Wednesday, December 27, 2006

On Word Limits On Law School Exams

There is a big debate going on about enforcing word limits on law school exams on PrawfsBlawg. A professor's take-home exam clearly stated that the word limit will be strictly enforced and that exceeding the limit is not allowed. A student went a few words over; what should he do?

I only skimmed the long thread, so maybe I missed some important comments, but I think the important question is why word limits are necessary at all? Are they in place to guide students or to make grading easier for the professor? Both objectives are valuable in my opinion, but the former is more important because grading is part of a professor's job. The guidance that a word limit offers is tangible because most questions or fact patterns are vague and students need to know whether to write a whole treatise on property law or whether to just focus on one narrow issue. And that's especially true where the exam is timed.

So how should the offender be penalized? I think the best answer is to stop reading at the word limit or at the end of the sentence thereafter. I don't see any point in actually punishing the offender; if he spent his time thinking of issues, analyzing them, and making arguments both ways in excess of the word limit, he's punishing himself when the professor ignores that work. What purpose does extra punishment serve?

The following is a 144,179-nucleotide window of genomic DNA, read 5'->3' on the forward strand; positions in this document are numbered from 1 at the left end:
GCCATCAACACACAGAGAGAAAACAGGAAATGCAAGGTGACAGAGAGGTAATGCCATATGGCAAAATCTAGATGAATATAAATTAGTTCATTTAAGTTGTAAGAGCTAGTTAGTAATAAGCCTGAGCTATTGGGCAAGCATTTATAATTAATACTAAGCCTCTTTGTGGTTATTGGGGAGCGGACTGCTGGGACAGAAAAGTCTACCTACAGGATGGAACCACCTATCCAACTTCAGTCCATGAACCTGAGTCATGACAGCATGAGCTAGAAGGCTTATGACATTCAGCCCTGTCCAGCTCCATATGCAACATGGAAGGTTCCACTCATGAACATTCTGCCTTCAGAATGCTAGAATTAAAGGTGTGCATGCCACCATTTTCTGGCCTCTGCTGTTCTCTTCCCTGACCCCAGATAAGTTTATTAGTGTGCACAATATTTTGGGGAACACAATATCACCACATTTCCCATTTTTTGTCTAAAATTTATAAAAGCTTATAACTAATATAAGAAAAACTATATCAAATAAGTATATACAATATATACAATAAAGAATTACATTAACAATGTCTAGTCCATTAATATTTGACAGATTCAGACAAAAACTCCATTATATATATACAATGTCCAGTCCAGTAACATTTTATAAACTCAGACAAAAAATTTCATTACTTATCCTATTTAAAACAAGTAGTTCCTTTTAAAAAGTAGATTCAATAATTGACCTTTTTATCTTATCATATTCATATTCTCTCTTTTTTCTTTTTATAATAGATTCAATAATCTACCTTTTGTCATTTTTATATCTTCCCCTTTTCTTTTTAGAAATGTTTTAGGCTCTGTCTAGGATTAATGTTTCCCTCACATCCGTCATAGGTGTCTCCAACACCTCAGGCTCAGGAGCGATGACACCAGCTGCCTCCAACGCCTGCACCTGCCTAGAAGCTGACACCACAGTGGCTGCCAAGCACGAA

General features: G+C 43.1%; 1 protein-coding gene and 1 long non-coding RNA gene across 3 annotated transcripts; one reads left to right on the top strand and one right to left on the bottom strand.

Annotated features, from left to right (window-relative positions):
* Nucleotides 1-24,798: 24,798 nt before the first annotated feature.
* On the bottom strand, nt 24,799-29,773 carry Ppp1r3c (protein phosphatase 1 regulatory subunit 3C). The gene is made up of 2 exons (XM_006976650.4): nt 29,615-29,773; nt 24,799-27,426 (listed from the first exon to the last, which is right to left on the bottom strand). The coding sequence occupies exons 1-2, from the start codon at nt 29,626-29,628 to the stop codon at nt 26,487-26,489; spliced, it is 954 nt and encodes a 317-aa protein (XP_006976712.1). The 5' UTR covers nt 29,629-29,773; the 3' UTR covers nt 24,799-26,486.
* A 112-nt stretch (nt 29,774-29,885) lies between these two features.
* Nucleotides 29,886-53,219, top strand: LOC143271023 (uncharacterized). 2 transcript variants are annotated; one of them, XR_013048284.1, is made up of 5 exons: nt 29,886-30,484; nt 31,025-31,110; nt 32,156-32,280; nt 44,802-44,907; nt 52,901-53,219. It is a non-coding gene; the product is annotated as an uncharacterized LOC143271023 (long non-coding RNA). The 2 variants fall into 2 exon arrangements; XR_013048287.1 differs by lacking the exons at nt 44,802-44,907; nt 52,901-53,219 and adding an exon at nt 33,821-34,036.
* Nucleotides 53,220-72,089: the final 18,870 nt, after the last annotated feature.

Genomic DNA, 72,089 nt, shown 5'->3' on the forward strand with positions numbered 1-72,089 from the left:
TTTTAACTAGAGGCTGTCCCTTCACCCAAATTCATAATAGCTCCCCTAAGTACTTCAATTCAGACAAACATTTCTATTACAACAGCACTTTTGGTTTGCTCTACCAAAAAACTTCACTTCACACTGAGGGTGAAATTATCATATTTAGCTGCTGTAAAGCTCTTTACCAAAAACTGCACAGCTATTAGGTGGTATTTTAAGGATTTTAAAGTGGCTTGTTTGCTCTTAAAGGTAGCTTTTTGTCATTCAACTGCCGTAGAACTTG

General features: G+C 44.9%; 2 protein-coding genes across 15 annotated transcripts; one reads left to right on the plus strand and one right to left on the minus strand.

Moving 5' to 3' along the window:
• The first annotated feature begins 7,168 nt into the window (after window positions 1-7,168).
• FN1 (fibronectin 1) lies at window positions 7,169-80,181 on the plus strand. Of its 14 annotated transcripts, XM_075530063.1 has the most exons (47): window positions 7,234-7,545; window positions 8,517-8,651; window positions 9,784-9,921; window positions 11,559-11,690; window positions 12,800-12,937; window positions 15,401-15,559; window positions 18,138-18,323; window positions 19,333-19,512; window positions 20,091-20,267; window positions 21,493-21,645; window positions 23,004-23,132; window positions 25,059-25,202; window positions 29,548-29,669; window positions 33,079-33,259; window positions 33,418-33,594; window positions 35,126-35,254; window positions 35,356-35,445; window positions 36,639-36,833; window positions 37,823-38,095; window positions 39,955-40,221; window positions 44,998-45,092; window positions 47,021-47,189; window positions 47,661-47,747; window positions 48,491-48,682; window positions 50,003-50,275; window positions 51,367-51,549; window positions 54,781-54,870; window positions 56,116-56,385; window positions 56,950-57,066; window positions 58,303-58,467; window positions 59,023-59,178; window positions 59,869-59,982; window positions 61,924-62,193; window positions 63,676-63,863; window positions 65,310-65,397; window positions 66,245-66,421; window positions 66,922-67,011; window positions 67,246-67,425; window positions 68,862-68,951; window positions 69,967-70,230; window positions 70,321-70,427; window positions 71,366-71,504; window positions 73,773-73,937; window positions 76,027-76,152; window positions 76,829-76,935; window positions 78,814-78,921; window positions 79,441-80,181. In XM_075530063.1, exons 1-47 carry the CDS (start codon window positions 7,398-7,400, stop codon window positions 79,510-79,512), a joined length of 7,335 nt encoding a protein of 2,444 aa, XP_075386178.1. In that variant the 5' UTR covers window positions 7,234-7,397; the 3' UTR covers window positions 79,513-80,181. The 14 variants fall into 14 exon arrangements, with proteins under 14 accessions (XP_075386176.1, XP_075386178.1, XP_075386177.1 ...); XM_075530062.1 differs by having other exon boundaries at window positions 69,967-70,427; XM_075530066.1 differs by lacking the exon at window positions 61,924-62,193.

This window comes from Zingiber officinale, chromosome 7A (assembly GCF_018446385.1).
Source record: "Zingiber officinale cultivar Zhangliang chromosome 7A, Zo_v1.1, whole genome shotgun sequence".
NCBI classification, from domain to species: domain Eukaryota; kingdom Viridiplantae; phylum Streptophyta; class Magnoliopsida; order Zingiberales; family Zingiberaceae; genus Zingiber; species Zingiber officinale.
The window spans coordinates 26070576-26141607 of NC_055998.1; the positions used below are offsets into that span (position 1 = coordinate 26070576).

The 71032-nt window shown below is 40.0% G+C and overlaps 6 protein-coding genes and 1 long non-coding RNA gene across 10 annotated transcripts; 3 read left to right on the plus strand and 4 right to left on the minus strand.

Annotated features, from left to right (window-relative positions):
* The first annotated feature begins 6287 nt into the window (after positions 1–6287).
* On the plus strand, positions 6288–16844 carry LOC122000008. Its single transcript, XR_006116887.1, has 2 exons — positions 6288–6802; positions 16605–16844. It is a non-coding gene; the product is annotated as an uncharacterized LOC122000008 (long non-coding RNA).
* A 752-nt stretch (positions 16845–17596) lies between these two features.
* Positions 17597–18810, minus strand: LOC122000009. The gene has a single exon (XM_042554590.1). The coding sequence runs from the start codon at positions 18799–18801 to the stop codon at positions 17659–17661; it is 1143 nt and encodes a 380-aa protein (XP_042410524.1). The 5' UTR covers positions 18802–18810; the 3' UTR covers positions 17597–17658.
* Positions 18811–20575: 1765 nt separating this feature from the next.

One professor, Mike Dimino (who I've mentioned before), argued that the student should get a F (!) because he broke the rule. Recognizing that failing a student could be more of a problem for a professor than it is worth, he advised a two-pronged penalty: stop reading and deduct points. I don't understand the point of the latter. Dimino claims that a professor who stops reading at the word limit is not penalizing the student, because the student could take a chance and exceed the limit, and if the professor abides by his rules, the student is worse off. But that isn't true. The student who wastes his time writing extra is being punished. But more to the point, why must students be punished anyway? As long as he doesn't benefit from the extra words, who cares? Is it the law school's job to punish people who exceed word limits? These people take themselves way too seriously.

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